Turkey's GSD Boosts Shipping Exposure on Global Economy RecoveryBy and
GSD Holding plans to add tanker to fleet of dry bulk ships
GSD will wait for market calm before new investments, CEO says
Betting that a strong global economic recovery will benefit the shipping industry, Turkey’s GSD Holding plans to invest further in the acquisition of new vessels.
The company’s five dry bulk vessels are “fully employed,” with daily rental income reaching $11,000 per ship, Chief Executive Officer Akgun Turer said in an interview last week in Istanbul. A sixth is due to be delivered in May from Japan’s Imabari Shipyard.
Turer, 49, said GSD is looking into entering the tanker market. Tankers generally carry crude oil, petroleum products or petrochemicals, while dry bulk vessels carry items such as iron ore, coal, cement, finished steel, fertilizer and grains. Having both types “would provide a balance” in terms of operational profitability, Turer said.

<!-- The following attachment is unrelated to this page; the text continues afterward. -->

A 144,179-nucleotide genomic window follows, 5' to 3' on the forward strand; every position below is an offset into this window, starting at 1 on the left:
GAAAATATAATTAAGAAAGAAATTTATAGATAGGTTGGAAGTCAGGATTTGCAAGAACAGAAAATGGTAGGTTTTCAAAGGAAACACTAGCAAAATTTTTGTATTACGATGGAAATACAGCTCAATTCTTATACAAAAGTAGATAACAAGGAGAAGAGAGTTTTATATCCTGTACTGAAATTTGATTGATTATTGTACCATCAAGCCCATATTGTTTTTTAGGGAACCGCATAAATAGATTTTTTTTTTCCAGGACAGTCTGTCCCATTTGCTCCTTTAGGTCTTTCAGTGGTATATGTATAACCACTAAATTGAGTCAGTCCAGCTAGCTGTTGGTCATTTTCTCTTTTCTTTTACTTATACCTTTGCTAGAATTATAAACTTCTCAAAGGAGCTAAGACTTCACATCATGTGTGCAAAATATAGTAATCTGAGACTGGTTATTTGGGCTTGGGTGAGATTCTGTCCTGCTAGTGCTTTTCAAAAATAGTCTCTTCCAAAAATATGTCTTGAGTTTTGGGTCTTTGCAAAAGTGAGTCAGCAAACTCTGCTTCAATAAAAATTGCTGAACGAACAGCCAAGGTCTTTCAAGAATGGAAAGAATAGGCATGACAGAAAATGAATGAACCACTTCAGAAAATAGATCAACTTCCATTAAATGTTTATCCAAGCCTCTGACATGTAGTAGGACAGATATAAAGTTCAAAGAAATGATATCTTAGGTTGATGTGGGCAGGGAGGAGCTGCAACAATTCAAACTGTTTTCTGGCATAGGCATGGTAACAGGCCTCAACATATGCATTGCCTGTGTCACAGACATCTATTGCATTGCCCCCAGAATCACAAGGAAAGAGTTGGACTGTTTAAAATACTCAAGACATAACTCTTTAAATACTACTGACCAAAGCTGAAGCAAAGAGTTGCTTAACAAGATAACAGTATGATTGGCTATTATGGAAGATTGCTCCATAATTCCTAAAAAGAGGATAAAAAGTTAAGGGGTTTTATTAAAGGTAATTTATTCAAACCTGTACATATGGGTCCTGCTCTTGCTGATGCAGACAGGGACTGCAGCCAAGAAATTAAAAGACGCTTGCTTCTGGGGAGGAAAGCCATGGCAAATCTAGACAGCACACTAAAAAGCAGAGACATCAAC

GSD’s game plan is dependent on stronger economy worldwide, as the International Monetary Fund predicts global growth this year of 3.9 percent, up from an estimated 3.7 percent in 2017. In a Feb. 13 report, S&P Global Ratings said demand in key segments of global shipping, including dry bulk and tankers, would outstrip supply for the first time in several years in 2018.
In August 2015, GSD announced the sale of 76 percent of Turkish lender Tekstilbank for about $250 million to the Industrial & Commercial Bank of China. GSD still owns an investment bank and a factoring firm. Half of the proceeds from Tekstilbank was used in the acquisition of a 15 percent stake in energy company Silopi Elektrik.
GSD Holding shares rose 15 percent to 0.83 lira each this year in Istanbul, giving it a market value of about $100 million. The stock is covered by BNP Paribas analyst Ovunc Gursoy, who has a price target of 1.25 liras, an upside of 49 percent from Monday’s close.
“Today cash is precious and waiting makes more sense,” Turer, a former investment banker, said in response to a question about possible new investments. “The markets need a correction.”